As most Christians around the globe wrap up one of their faith’s biggest holidays, it seems like an apt time to reflect on the place and protection of religion in the world today. Inevitably at Christmas time, stories of persecuted Christians make the rounds of Western newspapers and news agencies and in some places, that persecution is real. One need only to look at the killing of 58 Iraqi Christians at a Catholic church in Baghdad this past October to see that. But as Christians in the non-Christian world honor the birth of the founder of their faith, whether openly or discreetly, it is important to note that the lack of religious freedom is something that touches adherents of all faiths throughout the world.
Nothing illustrates this more than the annual International Religious Freedom Report compiled by the State Department and released last month. In it, every country in the world* is reviewed for “challenges to religious freedom” with a particular emphasis on tolerance of minority faiths. Reviewing the full report would take hours, but a quick perusal demonstrates the ongoing challenge to religious freedom as well as the frequent political connections behind religious discrimination.
As to be expected, some states have become regular offenders of religious tolerance with no sign that they will change their ways. The report highlights the crackdowns by the Chinese government against Uigher Muslims and Tibetan monks following outbreaks of political tensions in those regions, as well as the expected intolerance of groups like Falun Gong. Pakistan saw a rise in religious intolerance, geared towards several minority religious groups including Christians, Hindus, Sikhs, and Ahmadiyya Muslims. Similarly, several African nations saw an increase in religious tensions spurred on by local officials. The case of Nigeria, which made headlines several times in the past year for communal violence between Muslims and Christians, is an example of this trend where the report remarks that the national government generally respected religious freedom but noted numerous instances where local officials stoked communal violence on religious lines and freely discriminated against practitioners of minority faiths. Unfortunately, the Christmas attacks on Christian churches in Jos state would seem to highlight just this phenomenon.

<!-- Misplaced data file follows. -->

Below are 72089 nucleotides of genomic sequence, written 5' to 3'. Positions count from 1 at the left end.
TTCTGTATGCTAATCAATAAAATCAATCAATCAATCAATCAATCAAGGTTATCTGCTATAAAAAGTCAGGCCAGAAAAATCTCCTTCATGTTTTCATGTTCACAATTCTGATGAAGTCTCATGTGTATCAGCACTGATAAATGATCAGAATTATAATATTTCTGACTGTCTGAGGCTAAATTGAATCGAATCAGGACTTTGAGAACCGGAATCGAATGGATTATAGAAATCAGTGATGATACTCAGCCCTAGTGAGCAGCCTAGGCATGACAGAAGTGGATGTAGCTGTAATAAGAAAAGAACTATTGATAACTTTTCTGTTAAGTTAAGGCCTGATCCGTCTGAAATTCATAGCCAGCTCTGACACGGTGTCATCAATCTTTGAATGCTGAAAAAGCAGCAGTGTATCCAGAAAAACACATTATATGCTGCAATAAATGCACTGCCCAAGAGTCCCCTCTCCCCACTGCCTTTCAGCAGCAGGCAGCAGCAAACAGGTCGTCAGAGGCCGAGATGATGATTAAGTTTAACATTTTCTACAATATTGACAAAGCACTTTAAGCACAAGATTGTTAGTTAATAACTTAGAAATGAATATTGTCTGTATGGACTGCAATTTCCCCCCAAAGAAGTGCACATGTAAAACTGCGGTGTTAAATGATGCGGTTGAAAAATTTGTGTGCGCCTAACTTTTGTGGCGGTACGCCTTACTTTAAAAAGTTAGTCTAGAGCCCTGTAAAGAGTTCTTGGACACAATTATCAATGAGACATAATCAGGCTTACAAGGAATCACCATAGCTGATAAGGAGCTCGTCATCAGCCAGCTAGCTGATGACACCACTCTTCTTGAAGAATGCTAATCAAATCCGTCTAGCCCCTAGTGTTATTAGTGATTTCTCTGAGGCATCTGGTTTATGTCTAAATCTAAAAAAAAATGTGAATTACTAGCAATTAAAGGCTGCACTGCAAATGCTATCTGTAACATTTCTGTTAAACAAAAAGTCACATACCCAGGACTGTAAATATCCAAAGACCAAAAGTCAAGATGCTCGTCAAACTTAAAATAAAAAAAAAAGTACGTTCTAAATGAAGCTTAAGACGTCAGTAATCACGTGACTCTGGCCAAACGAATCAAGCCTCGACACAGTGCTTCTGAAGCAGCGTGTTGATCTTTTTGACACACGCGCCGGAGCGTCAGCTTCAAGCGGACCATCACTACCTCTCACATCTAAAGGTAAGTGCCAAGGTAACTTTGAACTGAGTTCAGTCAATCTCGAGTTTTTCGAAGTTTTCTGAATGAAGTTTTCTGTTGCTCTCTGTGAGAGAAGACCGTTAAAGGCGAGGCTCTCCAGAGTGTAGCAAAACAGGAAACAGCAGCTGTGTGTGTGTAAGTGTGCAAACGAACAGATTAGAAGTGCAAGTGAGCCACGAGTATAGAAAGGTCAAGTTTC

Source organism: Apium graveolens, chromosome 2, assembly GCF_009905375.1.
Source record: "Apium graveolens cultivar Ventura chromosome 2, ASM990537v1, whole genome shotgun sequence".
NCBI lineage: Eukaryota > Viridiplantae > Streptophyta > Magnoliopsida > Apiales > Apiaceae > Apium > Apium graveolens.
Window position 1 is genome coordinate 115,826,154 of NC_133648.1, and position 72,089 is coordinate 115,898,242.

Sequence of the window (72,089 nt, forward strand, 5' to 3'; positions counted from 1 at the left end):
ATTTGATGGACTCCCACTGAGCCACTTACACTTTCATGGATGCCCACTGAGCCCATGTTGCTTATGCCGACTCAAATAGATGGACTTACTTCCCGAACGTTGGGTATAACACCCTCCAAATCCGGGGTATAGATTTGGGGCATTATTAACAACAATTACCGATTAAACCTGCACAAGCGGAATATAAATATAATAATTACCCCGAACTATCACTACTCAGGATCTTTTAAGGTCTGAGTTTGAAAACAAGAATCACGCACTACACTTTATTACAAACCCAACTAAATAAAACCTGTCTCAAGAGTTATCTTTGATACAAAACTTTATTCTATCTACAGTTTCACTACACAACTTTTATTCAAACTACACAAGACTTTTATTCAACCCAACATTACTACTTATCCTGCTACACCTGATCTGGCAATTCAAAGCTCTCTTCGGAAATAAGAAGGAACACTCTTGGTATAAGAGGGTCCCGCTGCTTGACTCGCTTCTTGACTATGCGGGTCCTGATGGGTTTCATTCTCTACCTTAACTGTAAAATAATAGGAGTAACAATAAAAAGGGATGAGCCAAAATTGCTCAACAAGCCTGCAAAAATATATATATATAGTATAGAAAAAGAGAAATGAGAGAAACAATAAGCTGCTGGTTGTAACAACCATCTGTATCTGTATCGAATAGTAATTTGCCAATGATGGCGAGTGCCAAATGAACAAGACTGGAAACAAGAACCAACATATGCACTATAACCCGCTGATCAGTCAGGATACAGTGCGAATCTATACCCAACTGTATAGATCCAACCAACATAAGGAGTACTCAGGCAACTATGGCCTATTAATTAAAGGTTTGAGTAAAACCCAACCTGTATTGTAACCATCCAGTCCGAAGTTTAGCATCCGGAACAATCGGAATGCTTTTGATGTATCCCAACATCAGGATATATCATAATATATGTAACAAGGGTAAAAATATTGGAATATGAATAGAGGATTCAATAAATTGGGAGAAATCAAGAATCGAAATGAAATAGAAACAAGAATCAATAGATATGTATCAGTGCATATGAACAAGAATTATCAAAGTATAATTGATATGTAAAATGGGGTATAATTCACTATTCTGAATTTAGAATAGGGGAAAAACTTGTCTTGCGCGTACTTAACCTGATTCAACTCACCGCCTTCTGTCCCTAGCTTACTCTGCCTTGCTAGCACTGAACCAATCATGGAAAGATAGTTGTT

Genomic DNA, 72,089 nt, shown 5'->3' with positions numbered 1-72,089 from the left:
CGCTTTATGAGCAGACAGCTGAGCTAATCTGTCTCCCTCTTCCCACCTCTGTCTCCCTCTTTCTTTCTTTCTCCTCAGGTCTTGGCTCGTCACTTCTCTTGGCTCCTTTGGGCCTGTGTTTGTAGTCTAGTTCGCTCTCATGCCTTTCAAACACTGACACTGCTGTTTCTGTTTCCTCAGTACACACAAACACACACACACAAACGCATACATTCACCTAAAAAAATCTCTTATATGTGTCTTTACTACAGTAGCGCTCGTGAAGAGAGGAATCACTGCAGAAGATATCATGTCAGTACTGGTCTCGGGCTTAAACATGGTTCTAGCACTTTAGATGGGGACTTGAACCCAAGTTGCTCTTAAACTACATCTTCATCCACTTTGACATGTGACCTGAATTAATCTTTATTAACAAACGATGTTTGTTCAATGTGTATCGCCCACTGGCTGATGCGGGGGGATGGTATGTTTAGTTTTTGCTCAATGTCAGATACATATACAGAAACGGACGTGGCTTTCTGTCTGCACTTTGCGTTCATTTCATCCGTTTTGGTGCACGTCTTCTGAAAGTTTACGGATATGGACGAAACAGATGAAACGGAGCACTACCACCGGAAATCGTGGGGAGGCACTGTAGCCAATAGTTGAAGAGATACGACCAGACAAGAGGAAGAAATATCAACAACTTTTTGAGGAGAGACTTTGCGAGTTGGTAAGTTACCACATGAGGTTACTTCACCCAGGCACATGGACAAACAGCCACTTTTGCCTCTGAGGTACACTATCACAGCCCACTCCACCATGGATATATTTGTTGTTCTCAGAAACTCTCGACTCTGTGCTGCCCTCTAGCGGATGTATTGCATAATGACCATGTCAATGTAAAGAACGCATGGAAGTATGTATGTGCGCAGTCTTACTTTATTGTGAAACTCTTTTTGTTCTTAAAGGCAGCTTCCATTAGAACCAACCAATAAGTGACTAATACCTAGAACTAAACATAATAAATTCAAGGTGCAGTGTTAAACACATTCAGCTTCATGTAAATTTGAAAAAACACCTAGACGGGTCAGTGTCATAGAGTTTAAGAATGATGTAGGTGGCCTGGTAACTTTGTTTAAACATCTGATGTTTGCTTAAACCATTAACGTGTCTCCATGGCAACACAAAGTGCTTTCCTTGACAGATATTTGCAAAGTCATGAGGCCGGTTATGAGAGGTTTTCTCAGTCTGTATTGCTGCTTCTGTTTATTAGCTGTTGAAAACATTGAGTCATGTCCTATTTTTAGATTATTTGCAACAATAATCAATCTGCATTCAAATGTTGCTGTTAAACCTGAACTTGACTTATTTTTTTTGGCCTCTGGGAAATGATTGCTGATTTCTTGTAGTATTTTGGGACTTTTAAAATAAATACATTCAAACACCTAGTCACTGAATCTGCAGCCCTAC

In Europe, the report finds that while governments largely respected religious freedom, there was a notable increase in “societal abuses and discrimination based on religious affiliation” for almost every country. The rise of Islamaphobia was evident in the report, but there were also numerous incidents of anti-Semitism throughout the continent, perhaps reminding us all that old prejudices can be hard to fully eradicate.
However what the report makes clear is that governments can only do so much to protect religious freedom; often social abuses of religious freedom are far harder to eradicate, prevent or control. The Swiss minaret ban from last year poses an excellent example of this, as the ban came from a popular referendum not supported by the state who is now working on overturning it. Such incidents highlight the need for religious tolerance campaigns to begin at the grassroots level as the issue cannot remain only within the purview of formal law. As intolerance is a trend that effects followers of all faiths (or those who choose to not follow any) in all parts of the world, it is appropriate to remember that we all have a role to play in preserving and protecting freedom of the religion, especially for those who do not enjoy strength of numbers within their communities.
*The US is the only country not included in the report as challenges to religious freedom and the protection of religious minorities within the US is overseen by the
Originally published on Foreign Policy Blogs